Filling the skills shortages in our regions – how overstayers can help
One of the more positive signs in the Immigration Law area of late has been for Essential Skills Work Visa holders who had previously been designated as ‘low-skilled’. Those previously classified under ANZSCO as Skill Level 4 or 5 now have the opportunity to obtain three-year work visas rather than 12 or 6 months as was the case previously, provided they earn over $25.50 per hour. This has helped in filling the skills shortages in our regions and in particular our agricultural regions like the Taranaki.
Skills Shortages in the Taranaki
This positive trend has been highlighted in an article in the Taranaki Daily News. In the Taranaki region more farm workers can take advantage of three year work visas rather than the previous case where workers would obtain one year work visas for three years then be subject to a stand down period.
As noted in the article itself:
Up until the change, it was difficult to get a three-year visa for anyone lower than a farm manager or 2IC, with many others who were good workers classified as ‘low skilled’ and only eligible for one year visas.
The article itself highlights a crisis in employment in the agricultural sector in the regions. Dairy New Zealand for example has 1000 vacancies which are not being filled by people on working holiday visas.
A modest proposal
It is clear that employers in our regions like the Taranaki are crying out for new workers. For the foreseeable future staff will not be able to be flown in from overseas nor will there be any people on working holiday visas available to do their ‘OE’ or gap year in New Zealand.
At the same time there is currently estimated that there are 10,000 people in New Zealand living unlawfully.
A common sense approach would be to allow those here unlawfully to apply for a special work visa to allow them to assist in these areas of skills shortage. This will help employers struggling to find suitable labour and also allow those who are unlawful a pathway to lawfulness. A win-win situation.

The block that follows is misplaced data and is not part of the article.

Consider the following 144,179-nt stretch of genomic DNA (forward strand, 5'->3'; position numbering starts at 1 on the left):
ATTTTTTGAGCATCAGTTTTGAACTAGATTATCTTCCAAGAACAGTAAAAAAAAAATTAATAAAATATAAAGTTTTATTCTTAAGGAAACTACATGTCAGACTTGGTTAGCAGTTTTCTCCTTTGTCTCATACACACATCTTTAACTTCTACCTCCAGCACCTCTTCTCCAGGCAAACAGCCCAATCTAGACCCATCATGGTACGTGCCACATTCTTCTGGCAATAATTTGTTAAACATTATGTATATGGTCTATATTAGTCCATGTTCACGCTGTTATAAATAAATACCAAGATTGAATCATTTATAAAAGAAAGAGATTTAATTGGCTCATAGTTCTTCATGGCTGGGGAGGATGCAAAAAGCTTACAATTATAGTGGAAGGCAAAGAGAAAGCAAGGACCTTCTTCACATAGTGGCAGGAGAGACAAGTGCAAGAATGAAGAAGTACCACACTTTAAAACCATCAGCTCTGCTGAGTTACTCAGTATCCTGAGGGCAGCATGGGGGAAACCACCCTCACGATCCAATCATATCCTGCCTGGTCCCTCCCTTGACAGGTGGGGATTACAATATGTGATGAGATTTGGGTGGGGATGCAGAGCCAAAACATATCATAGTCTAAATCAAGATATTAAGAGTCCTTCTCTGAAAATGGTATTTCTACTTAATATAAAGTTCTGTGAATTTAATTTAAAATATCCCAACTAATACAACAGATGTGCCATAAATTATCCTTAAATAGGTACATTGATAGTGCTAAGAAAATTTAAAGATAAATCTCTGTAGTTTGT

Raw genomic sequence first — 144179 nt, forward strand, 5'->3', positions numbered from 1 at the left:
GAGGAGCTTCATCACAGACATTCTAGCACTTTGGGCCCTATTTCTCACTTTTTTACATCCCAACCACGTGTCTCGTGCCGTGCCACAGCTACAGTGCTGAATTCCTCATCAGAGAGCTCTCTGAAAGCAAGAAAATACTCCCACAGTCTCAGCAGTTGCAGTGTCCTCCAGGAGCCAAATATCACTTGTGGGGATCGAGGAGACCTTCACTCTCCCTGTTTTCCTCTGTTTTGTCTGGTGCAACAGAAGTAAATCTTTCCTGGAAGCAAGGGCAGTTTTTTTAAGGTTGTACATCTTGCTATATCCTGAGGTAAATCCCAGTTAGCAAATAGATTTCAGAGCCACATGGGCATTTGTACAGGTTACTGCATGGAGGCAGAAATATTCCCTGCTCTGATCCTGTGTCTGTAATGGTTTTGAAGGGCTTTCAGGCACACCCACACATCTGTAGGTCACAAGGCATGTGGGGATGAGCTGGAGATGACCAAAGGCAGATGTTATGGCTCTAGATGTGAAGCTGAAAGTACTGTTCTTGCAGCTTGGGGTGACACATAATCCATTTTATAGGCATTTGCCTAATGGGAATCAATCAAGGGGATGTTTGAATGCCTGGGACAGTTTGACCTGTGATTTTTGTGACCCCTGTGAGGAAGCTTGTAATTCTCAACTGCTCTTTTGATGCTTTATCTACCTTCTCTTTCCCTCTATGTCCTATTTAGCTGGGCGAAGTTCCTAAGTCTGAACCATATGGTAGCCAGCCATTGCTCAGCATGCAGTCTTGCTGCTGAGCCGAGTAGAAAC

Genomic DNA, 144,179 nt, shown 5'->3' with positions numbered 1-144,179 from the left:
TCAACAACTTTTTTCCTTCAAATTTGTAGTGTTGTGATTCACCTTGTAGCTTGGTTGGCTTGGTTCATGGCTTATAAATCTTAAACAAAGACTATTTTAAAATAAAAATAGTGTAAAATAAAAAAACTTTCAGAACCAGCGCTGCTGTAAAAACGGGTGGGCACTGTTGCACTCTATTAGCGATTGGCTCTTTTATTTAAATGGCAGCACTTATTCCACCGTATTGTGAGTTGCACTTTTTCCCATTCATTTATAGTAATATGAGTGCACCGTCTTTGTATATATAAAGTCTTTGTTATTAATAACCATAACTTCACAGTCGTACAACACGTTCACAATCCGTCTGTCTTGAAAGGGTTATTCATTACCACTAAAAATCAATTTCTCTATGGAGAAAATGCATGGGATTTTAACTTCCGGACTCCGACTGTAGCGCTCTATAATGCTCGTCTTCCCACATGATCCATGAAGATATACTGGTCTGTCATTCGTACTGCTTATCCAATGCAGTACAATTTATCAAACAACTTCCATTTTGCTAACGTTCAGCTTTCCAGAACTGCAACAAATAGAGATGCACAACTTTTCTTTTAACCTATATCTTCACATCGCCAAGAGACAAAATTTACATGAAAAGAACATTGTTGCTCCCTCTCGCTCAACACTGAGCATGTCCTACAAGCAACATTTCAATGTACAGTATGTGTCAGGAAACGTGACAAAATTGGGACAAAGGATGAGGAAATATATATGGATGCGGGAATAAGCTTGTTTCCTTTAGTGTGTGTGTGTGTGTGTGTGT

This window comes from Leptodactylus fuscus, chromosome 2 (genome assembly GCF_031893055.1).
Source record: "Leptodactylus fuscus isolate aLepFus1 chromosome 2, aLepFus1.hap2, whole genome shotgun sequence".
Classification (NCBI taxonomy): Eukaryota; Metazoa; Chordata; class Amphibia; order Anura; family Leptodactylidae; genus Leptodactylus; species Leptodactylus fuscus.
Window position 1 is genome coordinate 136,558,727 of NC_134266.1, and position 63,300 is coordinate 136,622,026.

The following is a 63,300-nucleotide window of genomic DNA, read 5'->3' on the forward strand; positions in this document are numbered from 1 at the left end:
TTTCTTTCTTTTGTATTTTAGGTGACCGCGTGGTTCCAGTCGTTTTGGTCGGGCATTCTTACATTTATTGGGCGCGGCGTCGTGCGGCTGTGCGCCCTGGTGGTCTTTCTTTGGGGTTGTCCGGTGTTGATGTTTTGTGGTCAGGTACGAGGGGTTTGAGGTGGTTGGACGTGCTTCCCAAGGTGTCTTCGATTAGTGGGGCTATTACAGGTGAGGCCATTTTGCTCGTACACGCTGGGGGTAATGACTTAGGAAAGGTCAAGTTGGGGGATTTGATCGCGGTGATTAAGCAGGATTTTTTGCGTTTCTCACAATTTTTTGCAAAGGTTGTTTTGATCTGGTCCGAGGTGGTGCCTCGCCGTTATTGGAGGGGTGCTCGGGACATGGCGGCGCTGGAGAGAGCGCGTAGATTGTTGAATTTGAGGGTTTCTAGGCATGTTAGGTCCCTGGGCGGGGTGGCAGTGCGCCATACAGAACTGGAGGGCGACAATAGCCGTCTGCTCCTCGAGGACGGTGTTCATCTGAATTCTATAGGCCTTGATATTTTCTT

Unprecedented times require unprecedented responses. Providing long time overstayers with this solution is a win-win. It allows employers to get employees in areas of shortage.
For otherwise law-abiding overstayers it allows them the opportunity to get their lives back on track. Sometimes overstayers, despite the stigma attached to being an overstayer, find themselves in this position through no fault of theirs. But something unfortunate has happened to put them in that position. Our borders are closed.
Why not use people that are here already? One would have thought this is a commonsense approach.
A pathway to residence
As acknowledged in the article being able to obtain a three year work visa sets many more people up on a pathway to residence under Skilled Migrant Category.
Another common sense approach would be to add those who qualify under the Regional Skills Shortage List – such as agricultural workers in the Taranaki region a pathway under the Work to Residence visa category for Residency in New Zealand along the lines of the existing one for Long Term Skills Shortage.
Allowing more people to benefit from three year work visas and a pathway to residence can only be a positive, particularly for regions like Taranaki and sectors like the agricultural sector suffering from chronic vacancies.